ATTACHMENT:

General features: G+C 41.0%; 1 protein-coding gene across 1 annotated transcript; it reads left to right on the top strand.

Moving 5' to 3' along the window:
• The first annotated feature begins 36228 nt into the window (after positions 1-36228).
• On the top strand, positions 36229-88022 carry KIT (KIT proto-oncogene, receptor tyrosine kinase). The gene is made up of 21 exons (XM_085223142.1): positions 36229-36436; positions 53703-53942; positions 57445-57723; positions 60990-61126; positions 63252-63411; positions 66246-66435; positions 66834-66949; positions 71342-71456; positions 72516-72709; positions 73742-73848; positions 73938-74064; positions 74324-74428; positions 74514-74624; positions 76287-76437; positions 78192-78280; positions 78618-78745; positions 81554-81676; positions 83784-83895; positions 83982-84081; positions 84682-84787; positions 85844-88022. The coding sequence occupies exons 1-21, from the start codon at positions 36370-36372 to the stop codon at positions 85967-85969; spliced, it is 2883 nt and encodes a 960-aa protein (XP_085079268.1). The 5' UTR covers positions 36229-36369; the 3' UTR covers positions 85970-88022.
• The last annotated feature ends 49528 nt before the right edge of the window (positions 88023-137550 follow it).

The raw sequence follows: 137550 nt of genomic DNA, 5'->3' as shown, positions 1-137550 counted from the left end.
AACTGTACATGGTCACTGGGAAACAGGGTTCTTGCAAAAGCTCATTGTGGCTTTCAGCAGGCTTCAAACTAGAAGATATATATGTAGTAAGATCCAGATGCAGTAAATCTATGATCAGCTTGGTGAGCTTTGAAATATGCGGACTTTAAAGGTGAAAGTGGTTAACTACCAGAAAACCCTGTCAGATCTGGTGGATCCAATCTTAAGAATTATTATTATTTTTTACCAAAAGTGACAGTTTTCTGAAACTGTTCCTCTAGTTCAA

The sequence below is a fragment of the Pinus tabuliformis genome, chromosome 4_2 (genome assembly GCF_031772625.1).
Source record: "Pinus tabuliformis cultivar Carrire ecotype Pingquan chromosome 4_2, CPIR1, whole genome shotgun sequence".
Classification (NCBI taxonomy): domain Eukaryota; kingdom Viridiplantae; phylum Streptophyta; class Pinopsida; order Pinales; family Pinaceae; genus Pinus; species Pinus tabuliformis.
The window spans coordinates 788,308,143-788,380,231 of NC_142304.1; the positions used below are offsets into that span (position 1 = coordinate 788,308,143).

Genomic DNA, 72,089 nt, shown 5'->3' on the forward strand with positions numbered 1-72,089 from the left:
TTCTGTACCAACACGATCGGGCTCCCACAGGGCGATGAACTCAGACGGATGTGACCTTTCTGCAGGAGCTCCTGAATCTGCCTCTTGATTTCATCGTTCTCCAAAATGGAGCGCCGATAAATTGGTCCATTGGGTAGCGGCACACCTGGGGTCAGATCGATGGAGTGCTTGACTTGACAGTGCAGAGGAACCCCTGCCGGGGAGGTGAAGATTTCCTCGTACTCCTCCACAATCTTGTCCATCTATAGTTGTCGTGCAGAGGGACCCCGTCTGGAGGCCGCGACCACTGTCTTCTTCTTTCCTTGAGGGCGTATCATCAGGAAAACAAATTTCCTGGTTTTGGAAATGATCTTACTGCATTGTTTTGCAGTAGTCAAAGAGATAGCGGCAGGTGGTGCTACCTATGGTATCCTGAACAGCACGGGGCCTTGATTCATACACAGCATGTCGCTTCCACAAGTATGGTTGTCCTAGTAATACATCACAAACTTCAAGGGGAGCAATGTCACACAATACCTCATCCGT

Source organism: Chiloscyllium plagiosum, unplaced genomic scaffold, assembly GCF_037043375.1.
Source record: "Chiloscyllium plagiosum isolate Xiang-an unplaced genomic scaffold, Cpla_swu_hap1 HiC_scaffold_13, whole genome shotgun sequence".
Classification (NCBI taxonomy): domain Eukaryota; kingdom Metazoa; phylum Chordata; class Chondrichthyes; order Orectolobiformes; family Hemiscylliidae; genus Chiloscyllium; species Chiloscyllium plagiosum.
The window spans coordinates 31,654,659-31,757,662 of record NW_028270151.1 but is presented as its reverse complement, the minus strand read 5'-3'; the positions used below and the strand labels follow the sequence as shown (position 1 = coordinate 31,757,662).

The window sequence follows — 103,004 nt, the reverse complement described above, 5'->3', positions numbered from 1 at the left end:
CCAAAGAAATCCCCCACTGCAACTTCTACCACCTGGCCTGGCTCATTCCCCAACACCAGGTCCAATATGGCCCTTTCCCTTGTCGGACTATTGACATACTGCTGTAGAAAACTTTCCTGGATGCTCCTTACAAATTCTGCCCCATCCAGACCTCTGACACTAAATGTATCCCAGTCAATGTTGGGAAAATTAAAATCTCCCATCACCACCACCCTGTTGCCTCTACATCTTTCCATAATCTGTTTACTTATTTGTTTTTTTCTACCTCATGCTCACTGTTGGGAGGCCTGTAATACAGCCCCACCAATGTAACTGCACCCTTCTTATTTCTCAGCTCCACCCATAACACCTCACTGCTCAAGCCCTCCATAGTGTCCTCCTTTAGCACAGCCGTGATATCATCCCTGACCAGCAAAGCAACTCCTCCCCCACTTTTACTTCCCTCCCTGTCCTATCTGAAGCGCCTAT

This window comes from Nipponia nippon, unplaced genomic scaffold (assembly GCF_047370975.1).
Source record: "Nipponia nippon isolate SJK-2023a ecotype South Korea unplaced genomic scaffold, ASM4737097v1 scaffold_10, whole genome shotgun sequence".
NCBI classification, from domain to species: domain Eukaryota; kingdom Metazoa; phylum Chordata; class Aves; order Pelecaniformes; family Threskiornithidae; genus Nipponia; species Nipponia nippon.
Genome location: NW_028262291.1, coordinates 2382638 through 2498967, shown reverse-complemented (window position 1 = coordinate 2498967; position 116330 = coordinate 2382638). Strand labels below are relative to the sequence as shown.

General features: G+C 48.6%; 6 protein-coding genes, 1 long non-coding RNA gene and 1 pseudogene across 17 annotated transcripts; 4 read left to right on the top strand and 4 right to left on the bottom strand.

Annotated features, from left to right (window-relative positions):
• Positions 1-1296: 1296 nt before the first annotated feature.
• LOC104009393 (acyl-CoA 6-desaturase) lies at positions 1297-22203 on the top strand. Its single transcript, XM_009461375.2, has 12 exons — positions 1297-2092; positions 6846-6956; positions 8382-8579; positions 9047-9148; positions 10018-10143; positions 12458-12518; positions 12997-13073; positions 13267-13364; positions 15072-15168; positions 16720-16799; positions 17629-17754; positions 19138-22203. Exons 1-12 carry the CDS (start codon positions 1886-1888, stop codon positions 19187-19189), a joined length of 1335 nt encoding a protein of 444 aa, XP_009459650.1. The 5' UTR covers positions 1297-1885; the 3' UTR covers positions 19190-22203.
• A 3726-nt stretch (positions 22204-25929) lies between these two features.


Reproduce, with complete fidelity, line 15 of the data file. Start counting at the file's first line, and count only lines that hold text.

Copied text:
Source record: "Chiloscyllium plagiosum isolate Xiang-an unplaced genomic scaffold, Cpla_swu_hap1 HiC_scaffold_13, whole genome shotgun sequence".